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Local jobs to go as BMC makes cuts

Local jobs to go as BMC makes cuts

BMC Software will shed up to 875 employees, about 12 per cent of its global workforce, as part of a plan to reduce costs and improve its bottom line, the systems management software vendor has announced.

The layoffs will result in a pre-tax charge of between $US50 million and $US60 million, most of which BMC will take in the first fiscal quarter of 2006, which ends in June, and the rest in the second and third quarters. BMC expects the workforce reduction to generate annual expense savings of about $US100 million.

Managing director of BMC A/NZ, Paul Williams, confirmed the announcement would see 10 jobs lost in Australia.

He said the reductions would be across all departments of the business.

BMC employed 120 people in this country before the announcement. Based on preliminary estimates for its 2005 fourth quarter, ended March 31, revenue and earnings will fall below expectations provided in February, the company said.

Revenue is now expected to be in the $US388 million to $US400 million range, down from the previous forecast of between $US410 million and $US425 million.

The restructuring also includes a reassessment of investment in its three main product lines - managing mainframes, managing distributed Unix systems and helping companies align IT expenditures with business needs.

BMC planned to increase investments in the latter business, which it calls service management, because it was growing and had good margins, BMC president and CEO, Robert Beauchamp, said.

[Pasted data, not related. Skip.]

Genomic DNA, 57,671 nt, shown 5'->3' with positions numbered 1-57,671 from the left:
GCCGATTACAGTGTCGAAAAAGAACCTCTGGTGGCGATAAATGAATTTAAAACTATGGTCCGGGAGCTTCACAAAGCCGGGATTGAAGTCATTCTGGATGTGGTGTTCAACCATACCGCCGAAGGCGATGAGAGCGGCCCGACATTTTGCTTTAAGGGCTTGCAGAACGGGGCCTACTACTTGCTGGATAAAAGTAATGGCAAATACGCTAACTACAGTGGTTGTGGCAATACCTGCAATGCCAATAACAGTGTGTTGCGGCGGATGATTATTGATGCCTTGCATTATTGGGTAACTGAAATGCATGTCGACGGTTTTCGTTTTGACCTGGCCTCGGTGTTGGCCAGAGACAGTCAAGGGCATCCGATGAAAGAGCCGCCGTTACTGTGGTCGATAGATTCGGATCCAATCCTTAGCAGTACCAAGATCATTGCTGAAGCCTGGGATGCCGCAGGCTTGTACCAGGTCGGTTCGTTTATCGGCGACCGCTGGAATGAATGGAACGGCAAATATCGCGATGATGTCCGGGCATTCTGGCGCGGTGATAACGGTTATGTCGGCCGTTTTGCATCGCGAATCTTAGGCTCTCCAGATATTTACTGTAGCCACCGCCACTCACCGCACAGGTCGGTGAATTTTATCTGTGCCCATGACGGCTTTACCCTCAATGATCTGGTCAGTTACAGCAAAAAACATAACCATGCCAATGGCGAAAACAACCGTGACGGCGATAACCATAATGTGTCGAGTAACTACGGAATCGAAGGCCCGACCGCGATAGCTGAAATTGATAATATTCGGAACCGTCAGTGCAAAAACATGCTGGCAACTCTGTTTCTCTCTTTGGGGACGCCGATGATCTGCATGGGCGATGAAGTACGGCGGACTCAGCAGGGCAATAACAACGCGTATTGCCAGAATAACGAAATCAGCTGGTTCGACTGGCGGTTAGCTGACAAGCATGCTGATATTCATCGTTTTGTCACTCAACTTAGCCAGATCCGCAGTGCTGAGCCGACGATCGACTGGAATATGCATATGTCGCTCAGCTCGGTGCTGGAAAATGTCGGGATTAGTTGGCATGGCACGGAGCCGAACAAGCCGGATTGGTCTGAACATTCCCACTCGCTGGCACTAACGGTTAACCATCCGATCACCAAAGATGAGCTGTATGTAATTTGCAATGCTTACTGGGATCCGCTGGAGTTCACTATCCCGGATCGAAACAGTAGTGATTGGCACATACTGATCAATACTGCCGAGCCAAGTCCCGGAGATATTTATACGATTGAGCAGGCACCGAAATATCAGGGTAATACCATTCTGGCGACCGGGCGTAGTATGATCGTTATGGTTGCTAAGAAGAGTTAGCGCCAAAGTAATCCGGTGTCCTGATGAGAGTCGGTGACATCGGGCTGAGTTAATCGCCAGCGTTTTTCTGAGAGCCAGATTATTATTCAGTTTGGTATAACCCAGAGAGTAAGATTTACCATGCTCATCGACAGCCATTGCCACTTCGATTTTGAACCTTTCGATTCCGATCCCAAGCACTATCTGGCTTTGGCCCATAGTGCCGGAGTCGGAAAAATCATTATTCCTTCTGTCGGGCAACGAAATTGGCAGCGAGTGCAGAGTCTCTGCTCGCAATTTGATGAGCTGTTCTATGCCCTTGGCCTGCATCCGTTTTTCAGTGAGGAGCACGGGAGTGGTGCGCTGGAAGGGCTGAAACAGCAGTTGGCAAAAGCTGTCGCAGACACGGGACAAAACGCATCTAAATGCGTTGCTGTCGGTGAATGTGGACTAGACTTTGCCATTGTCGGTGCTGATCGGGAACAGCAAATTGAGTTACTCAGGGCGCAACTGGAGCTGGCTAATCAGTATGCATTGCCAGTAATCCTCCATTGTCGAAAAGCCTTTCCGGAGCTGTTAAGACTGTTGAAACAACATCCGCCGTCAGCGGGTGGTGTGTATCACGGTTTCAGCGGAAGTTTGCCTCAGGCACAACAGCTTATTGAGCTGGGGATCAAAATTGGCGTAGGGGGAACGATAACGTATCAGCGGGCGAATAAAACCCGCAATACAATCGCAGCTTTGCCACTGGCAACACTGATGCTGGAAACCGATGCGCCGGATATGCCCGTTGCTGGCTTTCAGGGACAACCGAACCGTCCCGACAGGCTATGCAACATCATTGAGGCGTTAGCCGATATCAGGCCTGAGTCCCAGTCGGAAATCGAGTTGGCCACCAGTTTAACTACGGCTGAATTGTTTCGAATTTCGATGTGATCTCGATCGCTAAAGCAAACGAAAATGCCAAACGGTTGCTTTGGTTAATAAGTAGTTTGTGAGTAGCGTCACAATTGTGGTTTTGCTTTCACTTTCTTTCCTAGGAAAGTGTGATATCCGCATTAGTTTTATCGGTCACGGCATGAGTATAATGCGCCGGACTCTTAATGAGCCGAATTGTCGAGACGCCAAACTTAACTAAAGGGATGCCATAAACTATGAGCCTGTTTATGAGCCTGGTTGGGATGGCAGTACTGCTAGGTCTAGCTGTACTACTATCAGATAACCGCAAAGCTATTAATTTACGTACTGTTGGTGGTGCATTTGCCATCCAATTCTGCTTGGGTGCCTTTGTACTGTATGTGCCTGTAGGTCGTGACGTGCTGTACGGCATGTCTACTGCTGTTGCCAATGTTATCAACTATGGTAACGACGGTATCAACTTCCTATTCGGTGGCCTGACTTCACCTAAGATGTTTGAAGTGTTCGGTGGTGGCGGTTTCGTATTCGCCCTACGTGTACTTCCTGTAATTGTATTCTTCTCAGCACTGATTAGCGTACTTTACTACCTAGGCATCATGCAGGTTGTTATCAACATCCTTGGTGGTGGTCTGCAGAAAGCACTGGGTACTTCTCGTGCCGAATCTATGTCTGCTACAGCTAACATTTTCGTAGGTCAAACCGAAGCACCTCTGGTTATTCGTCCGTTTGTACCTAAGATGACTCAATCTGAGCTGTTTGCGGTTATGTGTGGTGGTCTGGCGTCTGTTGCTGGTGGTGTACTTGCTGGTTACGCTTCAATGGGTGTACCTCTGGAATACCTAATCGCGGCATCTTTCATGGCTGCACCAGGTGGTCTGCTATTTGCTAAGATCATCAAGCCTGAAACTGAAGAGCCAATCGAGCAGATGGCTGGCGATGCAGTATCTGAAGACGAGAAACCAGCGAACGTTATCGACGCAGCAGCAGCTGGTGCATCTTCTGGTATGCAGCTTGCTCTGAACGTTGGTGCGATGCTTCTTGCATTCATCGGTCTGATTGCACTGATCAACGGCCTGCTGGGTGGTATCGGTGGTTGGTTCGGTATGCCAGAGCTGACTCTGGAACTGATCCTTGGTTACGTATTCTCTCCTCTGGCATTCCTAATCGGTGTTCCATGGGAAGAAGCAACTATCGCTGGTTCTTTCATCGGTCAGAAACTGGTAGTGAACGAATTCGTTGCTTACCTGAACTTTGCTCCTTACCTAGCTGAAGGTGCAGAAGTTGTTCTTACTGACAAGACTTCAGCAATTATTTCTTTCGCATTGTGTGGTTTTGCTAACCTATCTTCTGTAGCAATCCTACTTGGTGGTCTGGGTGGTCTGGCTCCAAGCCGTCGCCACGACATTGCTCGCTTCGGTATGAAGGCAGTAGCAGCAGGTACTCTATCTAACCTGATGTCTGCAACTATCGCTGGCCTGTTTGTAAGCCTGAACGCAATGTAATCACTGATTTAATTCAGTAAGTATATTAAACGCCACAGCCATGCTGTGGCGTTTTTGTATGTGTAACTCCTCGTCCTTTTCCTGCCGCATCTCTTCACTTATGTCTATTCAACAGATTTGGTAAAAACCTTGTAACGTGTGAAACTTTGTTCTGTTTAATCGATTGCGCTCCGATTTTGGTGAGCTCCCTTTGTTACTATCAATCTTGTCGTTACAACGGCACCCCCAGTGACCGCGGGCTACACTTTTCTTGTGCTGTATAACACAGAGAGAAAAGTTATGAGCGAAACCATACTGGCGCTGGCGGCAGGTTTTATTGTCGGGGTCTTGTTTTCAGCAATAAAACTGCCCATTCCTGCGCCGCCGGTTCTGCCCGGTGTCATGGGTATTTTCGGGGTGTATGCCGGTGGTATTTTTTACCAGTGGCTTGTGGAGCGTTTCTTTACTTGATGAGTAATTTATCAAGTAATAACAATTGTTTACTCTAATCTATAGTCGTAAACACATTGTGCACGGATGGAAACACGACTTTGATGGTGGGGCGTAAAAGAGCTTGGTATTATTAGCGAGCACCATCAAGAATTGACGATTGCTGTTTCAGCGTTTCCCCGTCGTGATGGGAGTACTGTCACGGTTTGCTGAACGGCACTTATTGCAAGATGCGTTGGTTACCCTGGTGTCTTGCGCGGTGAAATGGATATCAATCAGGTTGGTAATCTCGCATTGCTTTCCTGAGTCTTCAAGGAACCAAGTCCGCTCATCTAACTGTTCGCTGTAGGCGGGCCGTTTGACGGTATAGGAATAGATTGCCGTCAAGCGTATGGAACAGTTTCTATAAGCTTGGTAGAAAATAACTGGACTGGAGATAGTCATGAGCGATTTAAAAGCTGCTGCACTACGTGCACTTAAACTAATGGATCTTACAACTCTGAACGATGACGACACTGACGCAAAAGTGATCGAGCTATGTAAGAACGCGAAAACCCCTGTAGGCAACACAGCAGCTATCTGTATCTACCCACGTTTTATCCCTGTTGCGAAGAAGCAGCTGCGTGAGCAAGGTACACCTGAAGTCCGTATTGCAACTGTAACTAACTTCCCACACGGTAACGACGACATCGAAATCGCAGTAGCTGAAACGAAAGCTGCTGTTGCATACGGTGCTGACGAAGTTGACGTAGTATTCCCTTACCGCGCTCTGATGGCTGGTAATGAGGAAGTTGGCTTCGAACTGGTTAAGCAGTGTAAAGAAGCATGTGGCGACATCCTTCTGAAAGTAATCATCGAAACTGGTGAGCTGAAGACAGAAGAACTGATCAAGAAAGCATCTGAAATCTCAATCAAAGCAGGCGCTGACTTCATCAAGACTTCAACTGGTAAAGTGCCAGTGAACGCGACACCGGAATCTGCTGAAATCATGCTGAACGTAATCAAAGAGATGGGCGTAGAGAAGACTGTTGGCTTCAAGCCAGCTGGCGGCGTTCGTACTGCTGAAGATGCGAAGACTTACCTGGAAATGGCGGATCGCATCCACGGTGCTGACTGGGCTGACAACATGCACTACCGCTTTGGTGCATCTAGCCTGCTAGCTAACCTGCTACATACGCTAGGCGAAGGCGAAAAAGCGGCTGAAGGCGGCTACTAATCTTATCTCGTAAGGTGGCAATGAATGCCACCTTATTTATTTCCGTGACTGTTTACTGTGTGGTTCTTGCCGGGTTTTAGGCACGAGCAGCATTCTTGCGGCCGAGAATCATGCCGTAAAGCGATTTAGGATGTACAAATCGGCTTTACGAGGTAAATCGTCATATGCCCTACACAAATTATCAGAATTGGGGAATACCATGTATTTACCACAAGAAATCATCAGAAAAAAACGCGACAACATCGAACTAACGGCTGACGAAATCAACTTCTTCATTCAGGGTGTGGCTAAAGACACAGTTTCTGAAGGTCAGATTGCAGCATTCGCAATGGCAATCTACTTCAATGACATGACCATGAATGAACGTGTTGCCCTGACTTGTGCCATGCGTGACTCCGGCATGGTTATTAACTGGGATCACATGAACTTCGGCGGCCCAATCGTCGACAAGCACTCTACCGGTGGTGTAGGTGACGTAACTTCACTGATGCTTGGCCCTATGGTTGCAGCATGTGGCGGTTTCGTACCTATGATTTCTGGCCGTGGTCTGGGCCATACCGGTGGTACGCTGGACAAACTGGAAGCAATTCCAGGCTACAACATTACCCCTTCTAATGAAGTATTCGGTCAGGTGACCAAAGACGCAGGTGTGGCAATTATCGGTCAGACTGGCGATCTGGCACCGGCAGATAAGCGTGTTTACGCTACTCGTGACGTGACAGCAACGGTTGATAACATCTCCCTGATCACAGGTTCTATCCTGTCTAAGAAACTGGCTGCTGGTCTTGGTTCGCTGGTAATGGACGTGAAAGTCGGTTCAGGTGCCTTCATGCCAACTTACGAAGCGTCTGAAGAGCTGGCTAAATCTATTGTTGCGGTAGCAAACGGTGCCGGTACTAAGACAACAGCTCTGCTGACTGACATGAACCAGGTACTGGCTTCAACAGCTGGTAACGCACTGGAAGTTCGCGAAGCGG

This service management business included its Remedy, Magic and Marimba product lines.

The mainframe management product business, which includes the Mainview line, is highly profitable and generates significant cash flow. BMC would invest in it to maintain those trends, while also recognising that this business' revenue was expected to be flat or decline slightly across the industry, Beauchamp said.

BMC's distributed system management product business, which includeds the Patrol line, wasn't profitable overall and its results fell below expectations, Beauchamp said.

The company planned to cut costs in this business, and expected that it would be helped with the introduction of new products based on agentless technology next year, he said.

"The goal of the restructuring efforts is to take immediate action to significantly improve the profitability of the company," Beauchamp said. "The restructuring will also allow us to increase investment in our growth businesses, primarily our service management business."


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